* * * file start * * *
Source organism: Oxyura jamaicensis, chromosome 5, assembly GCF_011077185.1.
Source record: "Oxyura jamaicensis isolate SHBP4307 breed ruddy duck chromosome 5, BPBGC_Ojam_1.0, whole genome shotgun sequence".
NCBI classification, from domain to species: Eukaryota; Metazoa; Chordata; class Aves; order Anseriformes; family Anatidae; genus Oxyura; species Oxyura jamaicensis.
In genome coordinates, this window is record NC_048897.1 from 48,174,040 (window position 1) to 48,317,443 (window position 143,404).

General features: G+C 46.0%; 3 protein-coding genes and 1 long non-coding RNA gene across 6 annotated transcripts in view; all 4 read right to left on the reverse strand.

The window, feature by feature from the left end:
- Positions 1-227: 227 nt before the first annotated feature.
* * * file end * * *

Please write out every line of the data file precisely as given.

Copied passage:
Source organism: Oxyura jamaicensis, chromosome 5, assembly GCF_011077185.1.
Source record: "Oxyura jamaicensis isolate SHBP4307 breed ruddy duck chromosome 5, BPBGC_Ojam_1.0, whole genome shotgun sequence".
NCBI classification, from domain to species: Eukaryota; Metazoa; Chordata; class Aves; order Anseriformes; family Anatidae; genus Oxyura; species Oxyura jamaicensis.
In genome coordinates, this window is record NC_048897.1 from 48,174,040 (window position 1) to 48,317,443 (window position 143,404).

General features: G+C 46.0%; 3 protein-coding genes and 1 long non-coding RNA gene across 6 annotated transcripts in view; all 4 read right to left on the reverse strand.

The window, feature by feature from the left end:
- Positions 1-227: 227 nt before the first annotated feature.